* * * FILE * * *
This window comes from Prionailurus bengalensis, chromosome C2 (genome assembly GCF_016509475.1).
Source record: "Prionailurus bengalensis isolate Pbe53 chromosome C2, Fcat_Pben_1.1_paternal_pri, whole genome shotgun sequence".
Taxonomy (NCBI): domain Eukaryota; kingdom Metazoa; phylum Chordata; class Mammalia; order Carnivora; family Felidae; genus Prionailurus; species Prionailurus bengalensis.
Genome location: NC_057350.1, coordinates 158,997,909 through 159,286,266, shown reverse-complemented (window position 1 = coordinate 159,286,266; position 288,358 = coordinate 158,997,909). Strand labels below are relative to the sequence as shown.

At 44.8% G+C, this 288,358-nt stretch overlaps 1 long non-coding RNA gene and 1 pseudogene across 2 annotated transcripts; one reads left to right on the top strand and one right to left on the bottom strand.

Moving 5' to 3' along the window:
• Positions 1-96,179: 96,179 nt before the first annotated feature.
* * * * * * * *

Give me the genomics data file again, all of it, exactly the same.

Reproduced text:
This window comes from Prionailurus bengalensis, chromosome C2 (genome assembly GCF_016509475.1).
Source record: "Prionailurus bengalensis isolate Pbe53 chromosome C2, Fcat_Pben_1.1_paternal_pri, whole genome shotgun sequence".
Taxonomy (NCBI): domain Eukaryota; kingdom Metazoa; phylum Chordata; class Mammalia; order Carnivora; family Felidae; genus Prionailurus; species Prionailurus bengalensis.
Genome location: NC_057350.1, coordinates 158,997,909 through 159,286,266, shown reverse-complemented (window position 1 = coordinate 159,286,266; position 288,358 = coordinate 158,997,909). Strand labels below are relative to the sequence as shown.

At 44.8% G+C, this 288,358-nt stretch overlaps 1 long non-coding RNA gene and 1 pseudogene across 2 annotated transcripts; one reads left to right on the top strand and one right to left on the bottom strand.

Moving 5' to 3' along the window:
• Positions 1-96,179: 96,179 nt before the first annotated feature.